As a director, I cannot stress enough to my students how frustrating it is to have to give the same note over and over during rehearsals. It feels like I’m not being listened to, and it wastes time. On top of that, I know how frustrating it is for my students to hear the same note over and over. To students, it can feel like they’re being nagged or picked on, and eventually they may just stop trying. How can you alleviate this problem? By teaching students how to make good rehearsal notes!
It’s so satisfying to look over a script that’s been marked up, noted on, and well used. The script is an actor’s tool, after all, and tools are meant to be used. They’re not meant to stay pristine like the day they’re handed out. And it’s equally frustrating to not only find a script that’s been left behind after rehearsal, but one that looks like it’s barely been opened, let alone written on.
Writing notes on a script not only helps to identify whose script it is (hot tip, students: write your name on the front of your script!), but also shows that the student is putting thought and effort into their onstage performance.
There are lots of different ways for student actors to make rehearsal notes, and there’s no one right way.* But there is a wrong way — not taking notes at all. Any notes are better than no notes. Ultimately, the best notes are the ones that the student understands, that they will remember, and that they will apply to their performances.
Here are our top seven note-taking tips to share with your student actors. There’s a printable version available below, so you can print out the tips and hand them out to your students at your next rehearsal.
1. Write out physical notes in your script. Always use a pencil — your director may ask you to change something later. Physically writing the notes out will help them stick in your brain — it’s all about muscle memory. If you type faster, you might try making notes on your phone or dictating notes into a voice recording app. However, be sure to go back and copy any digital notes into your script by hand. (Many directors don’t allow phones in rehearsal, so get into the habit of writing your rehearsal notes by hand.)
2. Don’t rely on your memory. Make notes the moment you receive them. If you try to remember them for later, you won’t. Yes, you do have to eventually memorize your lines and cues, but when you’re first hearing your notes and doing the initial work, make your life easier and write your notes down right away so you don’t forget them.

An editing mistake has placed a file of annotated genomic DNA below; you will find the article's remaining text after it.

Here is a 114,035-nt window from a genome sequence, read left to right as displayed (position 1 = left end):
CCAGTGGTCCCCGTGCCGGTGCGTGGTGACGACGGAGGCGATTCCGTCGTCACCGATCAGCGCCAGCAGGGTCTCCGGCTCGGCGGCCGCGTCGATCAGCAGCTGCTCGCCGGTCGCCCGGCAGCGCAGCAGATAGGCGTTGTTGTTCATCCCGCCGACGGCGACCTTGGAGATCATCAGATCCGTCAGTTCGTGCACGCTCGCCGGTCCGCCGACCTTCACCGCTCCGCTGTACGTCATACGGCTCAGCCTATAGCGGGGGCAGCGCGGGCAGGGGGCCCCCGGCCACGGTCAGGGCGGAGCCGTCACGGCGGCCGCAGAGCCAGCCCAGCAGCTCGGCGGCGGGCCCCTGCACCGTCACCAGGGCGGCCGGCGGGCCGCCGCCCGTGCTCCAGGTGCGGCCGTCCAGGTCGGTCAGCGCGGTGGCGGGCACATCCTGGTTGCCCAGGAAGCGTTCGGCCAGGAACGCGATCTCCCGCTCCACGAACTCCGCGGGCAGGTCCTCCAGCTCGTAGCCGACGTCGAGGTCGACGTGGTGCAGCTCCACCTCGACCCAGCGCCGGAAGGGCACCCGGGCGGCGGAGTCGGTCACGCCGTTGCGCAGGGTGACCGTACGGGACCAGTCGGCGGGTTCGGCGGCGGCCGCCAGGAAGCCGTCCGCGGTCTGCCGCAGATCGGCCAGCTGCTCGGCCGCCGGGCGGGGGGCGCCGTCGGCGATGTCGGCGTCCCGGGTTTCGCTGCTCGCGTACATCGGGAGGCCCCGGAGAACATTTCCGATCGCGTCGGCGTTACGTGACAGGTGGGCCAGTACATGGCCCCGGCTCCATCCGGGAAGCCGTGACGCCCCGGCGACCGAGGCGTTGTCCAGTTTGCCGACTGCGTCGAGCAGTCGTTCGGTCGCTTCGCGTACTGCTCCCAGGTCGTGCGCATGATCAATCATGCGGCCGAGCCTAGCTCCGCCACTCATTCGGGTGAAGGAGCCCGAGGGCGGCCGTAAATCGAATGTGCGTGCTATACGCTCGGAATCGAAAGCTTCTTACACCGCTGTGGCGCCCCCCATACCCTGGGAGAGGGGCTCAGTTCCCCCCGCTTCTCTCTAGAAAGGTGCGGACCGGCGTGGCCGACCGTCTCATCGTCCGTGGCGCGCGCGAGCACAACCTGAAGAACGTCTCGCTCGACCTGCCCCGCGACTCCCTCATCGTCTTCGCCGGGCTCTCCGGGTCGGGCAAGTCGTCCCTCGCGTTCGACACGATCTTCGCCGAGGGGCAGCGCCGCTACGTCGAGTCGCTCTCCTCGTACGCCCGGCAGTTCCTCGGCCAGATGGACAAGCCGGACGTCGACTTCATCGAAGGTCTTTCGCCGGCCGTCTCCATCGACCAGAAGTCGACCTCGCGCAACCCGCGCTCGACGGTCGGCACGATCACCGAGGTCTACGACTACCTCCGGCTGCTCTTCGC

3. Be precise. Write notes where they happen in the script. For example, if you enter in the middle of someone’s line, make a mark (such as a circle or an arrow) at the exact moment during their line when you enter.
4. Write notes that make sense to you. You might choose to write out full, descriptive sentences, or use shorthand (for example, XDS for cross downstage). You might draw pictures or diagrams of where you need to move. You are the one who needs to understand and apply the notes, so try different approaches until you find a note-taking system that works for you.
5. When receiving line notes, circle or underline the words that you missed , so you can ensure your lines are word-perfect while you’re reviewing. You also might find it helpful to circle or underline a few key words in your scene partner’s cue lines to help jog your memory.
6. If you are performing in a musical, be sure to make notes about music and choreography , even if there are rehearsal recordings. Circle your harmony notes and write out or draw a basic outline of your moves, and note where in the script they occur.
7. During a post-run note session, listen to everyone’s notes, not just your own. You might find that you can apply certain notes others receive to your performance as well. Write down anything your director mentions multiple times — clearly, it’s something they think is important. Treat a note session like a free acting masterclass — the information is there, so use it!
Again, the best notes are the ones that the student understands, that they will remember, and that they will apply to their performances. You may have to verbally remind students to take notes, provide pencils for them to write with, and give up a few precious minutes of rehearsal time for students to scribble down notes in their scripts. However, getting students into the habit of making rehearsal notes will only be a benefit — less stress, fewer frustrations, and more confident performances.
* Remember that this is aimed at student actors — a stage manager (whether student or staff) must have extra-clear notes so that anyone could pick up their prompt binder and call the show from it. Check out our post How to Prepare a Stage Manager’s Prompt Book for more on that.